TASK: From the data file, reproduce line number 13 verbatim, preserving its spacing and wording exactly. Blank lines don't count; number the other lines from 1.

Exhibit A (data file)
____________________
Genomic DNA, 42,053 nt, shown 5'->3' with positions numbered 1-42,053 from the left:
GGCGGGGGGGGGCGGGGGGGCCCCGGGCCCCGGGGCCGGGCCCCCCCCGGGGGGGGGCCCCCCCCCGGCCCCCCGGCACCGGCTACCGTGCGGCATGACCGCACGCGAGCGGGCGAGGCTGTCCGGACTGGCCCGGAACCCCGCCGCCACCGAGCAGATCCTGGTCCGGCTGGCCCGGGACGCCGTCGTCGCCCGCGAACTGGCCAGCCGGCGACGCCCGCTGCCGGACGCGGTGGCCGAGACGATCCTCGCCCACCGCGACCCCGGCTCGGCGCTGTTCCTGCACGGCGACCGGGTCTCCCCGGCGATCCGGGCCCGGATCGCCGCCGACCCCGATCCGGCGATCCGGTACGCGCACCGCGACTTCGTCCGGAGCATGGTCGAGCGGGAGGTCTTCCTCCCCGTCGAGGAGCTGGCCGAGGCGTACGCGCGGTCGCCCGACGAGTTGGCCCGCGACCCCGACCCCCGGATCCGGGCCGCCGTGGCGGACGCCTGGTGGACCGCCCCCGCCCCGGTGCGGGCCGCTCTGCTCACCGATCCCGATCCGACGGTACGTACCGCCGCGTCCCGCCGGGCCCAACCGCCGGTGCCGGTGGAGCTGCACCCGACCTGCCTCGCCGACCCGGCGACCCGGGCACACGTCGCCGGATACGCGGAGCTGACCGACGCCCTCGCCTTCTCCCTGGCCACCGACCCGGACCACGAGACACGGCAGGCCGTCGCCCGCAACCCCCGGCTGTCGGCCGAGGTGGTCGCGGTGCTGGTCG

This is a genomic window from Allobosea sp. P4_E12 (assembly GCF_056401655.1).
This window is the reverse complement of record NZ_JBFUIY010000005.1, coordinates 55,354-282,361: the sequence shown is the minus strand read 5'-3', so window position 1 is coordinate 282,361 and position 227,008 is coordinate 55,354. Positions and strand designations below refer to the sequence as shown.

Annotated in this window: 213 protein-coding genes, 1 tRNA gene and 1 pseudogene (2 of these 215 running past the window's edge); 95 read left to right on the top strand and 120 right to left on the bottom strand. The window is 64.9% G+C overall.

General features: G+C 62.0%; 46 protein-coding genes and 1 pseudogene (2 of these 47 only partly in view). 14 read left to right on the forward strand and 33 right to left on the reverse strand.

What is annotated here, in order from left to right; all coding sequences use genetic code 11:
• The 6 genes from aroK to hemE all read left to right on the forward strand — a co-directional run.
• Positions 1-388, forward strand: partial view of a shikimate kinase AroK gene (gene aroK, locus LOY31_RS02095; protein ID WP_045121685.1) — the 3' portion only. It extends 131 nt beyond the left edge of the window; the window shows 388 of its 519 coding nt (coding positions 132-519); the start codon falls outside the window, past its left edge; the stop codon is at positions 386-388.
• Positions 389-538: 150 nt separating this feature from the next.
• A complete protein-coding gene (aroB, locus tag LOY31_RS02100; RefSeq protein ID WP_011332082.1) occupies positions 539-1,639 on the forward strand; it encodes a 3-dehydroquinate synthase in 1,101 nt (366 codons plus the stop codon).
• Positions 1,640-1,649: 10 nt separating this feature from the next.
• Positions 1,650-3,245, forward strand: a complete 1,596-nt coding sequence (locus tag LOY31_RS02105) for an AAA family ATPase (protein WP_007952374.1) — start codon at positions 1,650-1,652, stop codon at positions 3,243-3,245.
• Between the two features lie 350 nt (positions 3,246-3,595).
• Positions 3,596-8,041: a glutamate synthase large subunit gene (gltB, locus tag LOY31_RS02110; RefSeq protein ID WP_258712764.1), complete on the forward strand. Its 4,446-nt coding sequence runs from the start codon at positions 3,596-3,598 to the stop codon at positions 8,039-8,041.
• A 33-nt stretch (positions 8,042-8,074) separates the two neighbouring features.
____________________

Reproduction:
• Positions 1,650-3,245, forward strand: a complete 1,596-nt coding sequence (locus tag LOY31_RS02105) for an AAA family ATPase (protein WP_007952374.1) — start codon at positions 1,650-1,652, stop codon at positions 3,243-3,245.